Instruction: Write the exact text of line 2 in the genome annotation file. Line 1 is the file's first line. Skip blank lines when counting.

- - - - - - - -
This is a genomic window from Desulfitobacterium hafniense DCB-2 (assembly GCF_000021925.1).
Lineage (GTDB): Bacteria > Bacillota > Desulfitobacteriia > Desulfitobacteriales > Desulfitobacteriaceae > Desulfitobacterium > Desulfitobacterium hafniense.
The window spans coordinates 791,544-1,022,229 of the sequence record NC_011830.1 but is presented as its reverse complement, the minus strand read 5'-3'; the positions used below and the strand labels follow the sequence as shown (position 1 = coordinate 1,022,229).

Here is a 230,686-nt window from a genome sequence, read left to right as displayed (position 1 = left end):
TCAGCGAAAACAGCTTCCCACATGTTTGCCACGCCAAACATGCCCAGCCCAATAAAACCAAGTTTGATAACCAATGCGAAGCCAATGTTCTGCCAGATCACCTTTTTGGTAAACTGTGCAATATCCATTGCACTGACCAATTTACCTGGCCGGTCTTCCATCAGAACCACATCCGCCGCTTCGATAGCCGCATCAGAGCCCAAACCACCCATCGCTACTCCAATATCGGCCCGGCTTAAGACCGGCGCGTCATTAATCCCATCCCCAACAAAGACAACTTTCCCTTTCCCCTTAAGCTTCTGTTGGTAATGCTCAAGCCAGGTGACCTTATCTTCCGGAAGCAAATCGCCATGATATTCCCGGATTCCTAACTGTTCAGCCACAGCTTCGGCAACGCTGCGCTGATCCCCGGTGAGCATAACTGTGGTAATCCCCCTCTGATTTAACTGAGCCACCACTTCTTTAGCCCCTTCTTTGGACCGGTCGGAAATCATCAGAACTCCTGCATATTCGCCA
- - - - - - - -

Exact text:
Lineage (GTDB): Bacteria > Bacillota > Desulfitobacteriia > Desulfitobacteriales > Desulfitobacteriaceae > Desulfitobacterium > Desulfitobacterium hafniense.